However, the effects of nutrition on oral health aren’t limited to the food that you eat. Water intake, and the lack of it, can also be reflected in your mouth.

Dehydration, while not usually associated with oral health, can affect the production of saliva, which is integral to the neutralization of acid conditions accompanying plaque formation, and especially in the cases of chronic dry mouth caused by disease or aging, it can eventually lead to conditions conducive to dental decay.

Dr. Imm compares the effect of dehydration on the mouth to its effects on the life of a plant.

“You’ll have less blood flow because of the lesser volume of blood, though it will take longer,” he explains. “If you don’t drink enough today, you won’t see damage from that right away, but it makes the tissues more fragile… Think of a plant: if it’s in a drought situation and not getting the fluids that it needs to live properly, it’s more susceptible to disease and breakage.”

Disease, underlying conditions, hygiene, past experiences or dental trauma, diet, hydration, and even changing stress levels, can be reflected in an individual’s mouth.

While it is highly unlikely that dental self-portraits will be the next craze to hit Instagram, or that your dentist is inspecting your enamel in preparation for a Sherlock Holmesian recitation of your every move in the previous week, oral indicators can be extremely useful.

They not only help dentists recognize issues that have already begun to manifest themselves, but they will also engender advice about responsible, preventive care.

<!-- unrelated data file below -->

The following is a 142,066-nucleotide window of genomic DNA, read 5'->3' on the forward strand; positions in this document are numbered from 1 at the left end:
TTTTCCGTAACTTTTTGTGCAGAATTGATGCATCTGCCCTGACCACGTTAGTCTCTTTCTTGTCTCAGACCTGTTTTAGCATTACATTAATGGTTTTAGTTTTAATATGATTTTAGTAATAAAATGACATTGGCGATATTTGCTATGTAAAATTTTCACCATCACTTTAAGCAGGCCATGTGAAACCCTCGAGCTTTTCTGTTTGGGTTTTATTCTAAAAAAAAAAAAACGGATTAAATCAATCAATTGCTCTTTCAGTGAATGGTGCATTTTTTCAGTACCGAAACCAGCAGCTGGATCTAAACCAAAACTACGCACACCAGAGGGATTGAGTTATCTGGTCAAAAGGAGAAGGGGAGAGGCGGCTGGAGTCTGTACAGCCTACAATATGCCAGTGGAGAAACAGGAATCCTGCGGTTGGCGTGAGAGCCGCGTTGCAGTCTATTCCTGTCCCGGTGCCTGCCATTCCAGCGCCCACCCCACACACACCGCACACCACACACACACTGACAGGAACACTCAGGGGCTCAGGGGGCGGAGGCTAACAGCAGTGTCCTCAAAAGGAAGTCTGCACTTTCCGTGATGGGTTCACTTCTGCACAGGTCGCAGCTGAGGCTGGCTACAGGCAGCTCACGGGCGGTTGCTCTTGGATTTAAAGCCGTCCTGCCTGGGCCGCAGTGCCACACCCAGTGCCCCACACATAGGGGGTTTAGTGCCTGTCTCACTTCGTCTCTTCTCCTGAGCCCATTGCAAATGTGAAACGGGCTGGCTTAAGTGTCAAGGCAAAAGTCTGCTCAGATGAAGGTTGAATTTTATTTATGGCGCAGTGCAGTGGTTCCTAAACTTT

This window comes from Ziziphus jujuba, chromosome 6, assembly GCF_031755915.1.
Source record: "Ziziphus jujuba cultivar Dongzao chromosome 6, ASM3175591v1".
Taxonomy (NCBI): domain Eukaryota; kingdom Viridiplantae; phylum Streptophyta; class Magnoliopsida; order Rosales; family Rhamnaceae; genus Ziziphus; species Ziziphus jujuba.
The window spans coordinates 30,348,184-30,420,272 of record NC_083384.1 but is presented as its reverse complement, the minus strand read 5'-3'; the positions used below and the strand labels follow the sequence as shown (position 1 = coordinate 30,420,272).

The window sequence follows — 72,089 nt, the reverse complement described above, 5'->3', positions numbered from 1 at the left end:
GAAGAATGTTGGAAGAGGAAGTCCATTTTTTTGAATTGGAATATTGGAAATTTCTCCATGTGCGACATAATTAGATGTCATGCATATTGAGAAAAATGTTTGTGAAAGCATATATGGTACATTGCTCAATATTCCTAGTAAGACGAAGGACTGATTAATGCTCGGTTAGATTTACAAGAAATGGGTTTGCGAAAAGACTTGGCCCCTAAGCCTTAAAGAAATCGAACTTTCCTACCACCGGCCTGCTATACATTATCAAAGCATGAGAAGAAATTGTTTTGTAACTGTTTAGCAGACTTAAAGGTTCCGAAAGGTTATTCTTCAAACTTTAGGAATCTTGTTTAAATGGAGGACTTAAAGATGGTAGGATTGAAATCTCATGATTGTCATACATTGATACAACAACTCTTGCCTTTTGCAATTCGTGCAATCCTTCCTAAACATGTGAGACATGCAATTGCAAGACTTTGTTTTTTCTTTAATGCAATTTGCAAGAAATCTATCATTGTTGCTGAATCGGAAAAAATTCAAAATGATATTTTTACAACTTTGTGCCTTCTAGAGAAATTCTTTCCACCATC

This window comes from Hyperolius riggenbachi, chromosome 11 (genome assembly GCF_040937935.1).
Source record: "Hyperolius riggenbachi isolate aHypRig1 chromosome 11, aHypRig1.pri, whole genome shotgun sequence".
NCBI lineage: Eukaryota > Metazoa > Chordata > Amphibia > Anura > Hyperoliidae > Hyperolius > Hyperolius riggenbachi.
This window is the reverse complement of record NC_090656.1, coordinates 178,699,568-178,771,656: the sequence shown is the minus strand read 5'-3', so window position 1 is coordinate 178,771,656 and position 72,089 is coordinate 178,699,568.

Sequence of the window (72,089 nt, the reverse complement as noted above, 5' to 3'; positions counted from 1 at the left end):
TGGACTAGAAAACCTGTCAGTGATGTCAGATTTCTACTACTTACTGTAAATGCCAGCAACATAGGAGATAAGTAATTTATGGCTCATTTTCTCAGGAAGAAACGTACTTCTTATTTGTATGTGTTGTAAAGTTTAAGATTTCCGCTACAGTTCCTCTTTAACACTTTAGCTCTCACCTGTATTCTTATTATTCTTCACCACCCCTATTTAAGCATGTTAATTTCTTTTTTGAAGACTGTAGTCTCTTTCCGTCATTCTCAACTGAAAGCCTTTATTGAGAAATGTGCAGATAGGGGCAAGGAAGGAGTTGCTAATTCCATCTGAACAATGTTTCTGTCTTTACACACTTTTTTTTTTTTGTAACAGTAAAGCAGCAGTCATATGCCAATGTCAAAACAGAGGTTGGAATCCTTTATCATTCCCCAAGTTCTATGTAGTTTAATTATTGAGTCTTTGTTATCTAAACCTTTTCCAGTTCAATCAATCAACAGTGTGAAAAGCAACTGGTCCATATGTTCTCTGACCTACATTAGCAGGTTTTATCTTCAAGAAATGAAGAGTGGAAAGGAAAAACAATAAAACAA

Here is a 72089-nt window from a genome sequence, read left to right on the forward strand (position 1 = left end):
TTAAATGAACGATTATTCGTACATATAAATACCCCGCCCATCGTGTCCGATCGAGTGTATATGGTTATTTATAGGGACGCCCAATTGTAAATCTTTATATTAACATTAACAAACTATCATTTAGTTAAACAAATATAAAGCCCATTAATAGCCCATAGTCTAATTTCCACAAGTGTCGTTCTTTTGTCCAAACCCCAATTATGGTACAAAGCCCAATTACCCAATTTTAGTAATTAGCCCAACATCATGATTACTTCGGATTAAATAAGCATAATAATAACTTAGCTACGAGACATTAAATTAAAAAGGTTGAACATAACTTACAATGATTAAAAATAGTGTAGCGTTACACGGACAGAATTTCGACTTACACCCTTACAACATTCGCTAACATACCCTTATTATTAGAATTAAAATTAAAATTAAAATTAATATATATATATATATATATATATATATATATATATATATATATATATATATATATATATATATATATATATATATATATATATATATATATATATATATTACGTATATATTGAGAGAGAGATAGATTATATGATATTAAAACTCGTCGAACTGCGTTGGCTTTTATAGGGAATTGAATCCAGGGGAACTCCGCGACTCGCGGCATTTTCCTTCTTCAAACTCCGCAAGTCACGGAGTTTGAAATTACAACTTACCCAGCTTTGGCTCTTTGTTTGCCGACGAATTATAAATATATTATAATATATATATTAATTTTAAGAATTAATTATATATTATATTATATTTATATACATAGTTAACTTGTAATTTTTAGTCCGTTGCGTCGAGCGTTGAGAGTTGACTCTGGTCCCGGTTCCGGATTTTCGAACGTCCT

When people follow recommendations like brush for two minutes twice a day with a fluoride toothpaste, floss daily, have a good diet, see a dentist regularly, protect your child’s teeth with a dental sealant and, in general, be healthy, not only will they reap the social benefits of better breath, a more confident smile, and better communication—they are also mapping out a routine that will help their teeth last a lifetime, both dentists note.

If people don’t follow the advice, their mouths will tell all.

On the Clock: According to Children’s Dental Village, the average person only brushes for 45 to 70 seconds daily, while the recommended time is two to three minutes.

First Impressions: According to Munroe Falls Family Dentistry, 50% of people surveyed say that someone’s smile is the first detail about them that they notice.

Misery Loves Company: According to the American Dental Hygienists’ Association, eighty percent of people in the United States have some form of periodontal disease.

Sweet and Sour: According to Children’s Dental Village, those who drink 3+ glasses of soda daily have 62% more tooth decay than those who don’t.

Tougher than Nails: According to the American Dental Hygienists’ Association, your dental enamel, while containing some keratin, which is also found in nails and hair, also contains hydroxyapatite, which makes your dental enamel the hardest part of your body.

Cover All Bases: According to Munroe Falls Family Dentistry, without flossing, we would miss 35% of each tooth’s surface area while cleaning our teeth.

So Are the Days of Our Lives: According to the American Dental Hygienists’ Association, the average adult spends 38 days of their life brushing their teeth.